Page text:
Bats and Humanity

Bats, at least the ones that occur in North-western Europe, look a bit like mice with wings, and the old English name for a bat was flittermouse or fluttermouse, meaning flying mouse. This word derives from the German word for a bat which is Fledermaus, hence Johan Straus's famous opera 'Die Fledermaus' is really about bats, or at least it should have one in it somewhere, but I can't find it.

The English word 'bat', as a name for a small flying mammal, comes from the Old English word bakke, meaning "to flutter", while the English word 'batty' means crazy in a relatively harmless sort of way. In England they also say that someone who is a little mad 'has bats in the belfry'. On the other side of the world and a long time ago the Aztec word for a bat was apparently 'quimichpapalotl' which means butterfly mouse.


Furthermore, in Greece, in the middle-ages, there was a myth that bats arose from a mouse. The myth states that a mouse came into a church and stole one of the wafers of the eucharist, and then decided to keep it rather than to eat it. Because of the mouse's pious respect for the holy wafer God gave it wings so it would be able to find plenty of food in the future, and so it became a bat. In Mexico peasant farmers used to refer to bats as 'ratones viejos' meaning 'old mice', they believed mice grew wings as they got older and turned into bats.

Airy mouse, airy mouse, fly over my head
and you shall have a crust of bread,
and when I brew and when I bake,
you shall have a piece of my wedding cake.

The above is an anonymous rhyme recited by children in England prior to the 20th century to avert bad luck on seeing a bat.

In Western Europe there was an unfounded myth that if a bat should fall on a woman, who all had long hair in those days, the bat would become so entangled in her hair that the hair would have to be cut to get it out. In 1959 this myth was still so believed that the Earl of Cranbrook took it upon himself to test the myths veracity. Using four species of bats, and three brave female volunteers he deliberately attempted to entangle the bats by thrusting them into the woman's hair. On all occasions the bats were able to escape without becoming entangled. So now you know the truth.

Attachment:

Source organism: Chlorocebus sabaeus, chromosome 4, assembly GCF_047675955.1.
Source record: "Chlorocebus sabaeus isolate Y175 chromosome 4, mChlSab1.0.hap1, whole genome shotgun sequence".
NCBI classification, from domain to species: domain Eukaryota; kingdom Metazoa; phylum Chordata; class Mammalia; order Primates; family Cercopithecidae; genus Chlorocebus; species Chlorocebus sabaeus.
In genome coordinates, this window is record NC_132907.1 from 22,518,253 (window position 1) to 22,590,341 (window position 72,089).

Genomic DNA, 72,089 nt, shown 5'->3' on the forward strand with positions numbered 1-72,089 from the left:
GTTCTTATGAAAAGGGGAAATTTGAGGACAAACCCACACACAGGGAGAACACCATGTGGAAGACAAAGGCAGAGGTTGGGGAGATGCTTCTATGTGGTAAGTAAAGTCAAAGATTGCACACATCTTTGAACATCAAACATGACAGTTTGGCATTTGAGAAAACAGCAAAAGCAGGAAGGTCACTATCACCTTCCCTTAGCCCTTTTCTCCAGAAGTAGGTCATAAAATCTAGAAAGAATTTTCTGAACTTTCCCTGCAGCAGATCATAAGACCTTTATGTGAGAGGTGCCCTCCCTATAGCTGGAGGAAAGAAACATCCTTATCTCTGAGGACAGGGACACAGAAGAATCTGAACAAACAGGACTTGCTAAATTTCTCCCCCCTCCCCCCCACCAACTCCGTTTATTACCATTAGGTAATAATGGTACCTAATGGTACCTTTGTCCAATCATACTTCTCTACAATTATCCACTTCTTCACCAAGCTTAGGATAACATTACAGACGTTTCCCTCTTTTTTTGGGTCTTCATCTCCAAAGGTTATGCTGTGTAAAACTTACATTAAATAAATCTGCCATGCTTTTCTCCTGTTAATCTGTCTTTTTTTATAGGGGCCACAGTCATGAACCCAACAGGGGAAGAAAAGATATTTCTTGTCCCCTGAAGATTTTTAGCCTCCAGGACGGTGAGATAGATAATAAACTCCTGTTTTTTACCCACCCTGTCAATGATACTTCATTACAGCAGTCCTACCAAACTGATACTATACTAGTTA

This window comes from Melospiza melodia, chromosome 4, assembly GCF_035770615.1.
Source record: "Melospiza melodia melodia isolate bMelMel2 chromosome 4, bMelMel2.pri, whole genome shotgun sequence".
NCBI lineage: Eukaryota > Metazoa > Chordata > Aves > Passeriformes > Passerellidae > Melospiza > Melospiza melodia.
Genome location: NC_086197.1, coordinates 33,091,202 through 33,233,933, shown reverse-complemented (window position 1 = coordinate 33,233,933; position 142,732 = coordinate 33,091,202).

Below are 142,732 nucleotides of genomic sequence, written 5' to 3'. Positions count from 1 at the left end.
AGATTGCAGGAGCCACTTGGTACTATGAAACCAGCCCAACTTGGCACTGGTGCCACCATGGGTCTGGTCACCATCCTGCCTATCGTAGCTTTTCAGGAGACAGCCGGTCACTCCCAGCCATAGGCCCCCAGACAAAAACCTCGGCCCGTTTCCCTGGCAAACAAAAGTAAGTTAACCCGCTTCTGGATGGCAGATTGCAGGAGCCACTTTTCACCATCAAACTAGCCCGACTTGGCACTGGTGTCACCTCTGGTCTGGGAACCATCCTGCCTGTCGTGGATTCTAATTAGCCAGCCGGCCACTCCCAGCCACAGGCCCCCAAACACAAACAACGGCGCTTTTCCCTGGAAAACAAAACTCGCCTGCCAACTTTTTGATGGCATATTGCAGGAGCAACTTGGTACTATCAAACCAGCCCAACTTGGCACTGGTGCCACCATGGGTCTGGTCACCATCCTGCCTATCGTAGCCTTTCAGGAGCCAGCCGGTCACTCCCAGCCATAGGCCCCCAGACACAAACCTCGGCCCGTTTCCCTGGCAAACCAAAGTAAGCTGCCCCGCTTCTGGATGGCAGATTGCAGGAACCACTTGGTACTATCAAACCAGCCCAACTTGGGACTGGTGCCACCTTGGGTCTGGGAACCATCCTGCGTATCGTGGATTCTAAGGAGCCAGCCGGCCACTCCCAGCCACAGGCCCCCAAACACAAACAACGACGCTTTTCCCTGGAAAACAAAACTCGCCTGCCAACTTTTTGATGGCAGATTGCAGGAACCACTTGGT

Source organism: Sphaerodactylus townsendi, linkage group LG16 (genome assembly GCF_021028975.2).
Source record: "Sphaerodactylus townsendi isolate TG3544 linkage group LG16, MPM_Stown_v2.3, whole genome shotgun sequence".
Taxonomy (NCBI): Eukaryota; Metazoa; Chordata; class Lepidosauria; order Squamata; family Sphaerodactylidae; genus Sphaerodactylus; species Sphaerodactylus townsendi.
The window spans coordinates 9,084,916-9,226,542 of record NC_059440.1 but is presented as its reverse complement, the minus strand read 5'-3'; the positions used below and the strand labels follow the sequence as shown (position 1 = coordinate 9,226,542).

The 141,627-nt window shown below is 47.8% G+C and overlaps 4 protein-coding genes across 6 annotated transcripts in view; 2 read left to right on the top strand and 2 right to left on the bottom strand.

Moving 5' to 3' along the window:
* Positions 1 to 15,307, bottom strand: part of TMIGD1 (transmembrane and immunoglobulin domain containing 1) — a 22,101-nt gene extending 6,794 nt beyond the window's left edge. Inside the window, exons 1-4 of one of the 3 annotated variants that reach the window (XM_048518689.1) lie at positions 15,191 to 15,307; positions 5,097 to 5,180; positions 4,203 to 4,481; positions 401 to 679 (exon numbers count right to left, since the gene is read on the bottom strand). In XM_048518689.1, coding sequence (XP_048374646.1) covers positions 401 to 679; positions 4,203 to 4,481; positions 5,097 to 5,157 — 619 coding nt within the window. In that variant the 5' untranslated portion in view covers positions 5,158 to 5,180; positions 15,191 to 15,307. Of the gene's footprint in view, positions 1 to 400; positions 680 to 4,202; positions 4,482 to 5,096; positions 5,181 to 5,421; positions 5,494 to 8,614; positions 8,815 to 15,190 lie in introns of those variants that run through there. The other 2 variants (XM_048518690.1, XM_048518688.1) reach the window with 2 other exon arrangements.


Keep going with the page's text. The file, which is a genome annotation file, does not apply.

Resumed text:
Our habit of sharing their ancestral living quarters would inevitably have brought bats to our attention from before the dawn of history. How these early humans viewed their small flying cohabiters we may never know, but it should come as no surprise that bats figure in most ancient mythologies.

In both ancient Chinese and Persian mythologies bats symbolized longevity and happiness, however in post Christian Europe the bats habit of flying at night lead to it becoming associated with the devil. Many paintings from western Europe in the middle ages depict the devil with bats wings. Later bats received in worse publicity when they became associated with Count Dracula and vampires. These deeply emotive images have probably contributed to the sinister image that bats still possess in many people's minds, even though we now know they are beneficial members of the environment. In Europe a bat entering a house was a forewarning of a death in the house, whereas in China it was a sign of good fortune. Strangely perhaps, given its poor press in Europe, carrying the dried and powdered heart of a bat in your front pocket was supposed to protect you from bleeding to death, and later to stop bullets.

Other strange beliefs in Europe include the idea that carrying a bats eye around with you will allow you to turn invisible, that nailing a dead bat to your door will protect you from demons, that putting a drop of bats blood under a woman's pillow will help her be fruitful and that burning incense over the site of a bat buried at a crossroads would help you acquire a powerful love potion.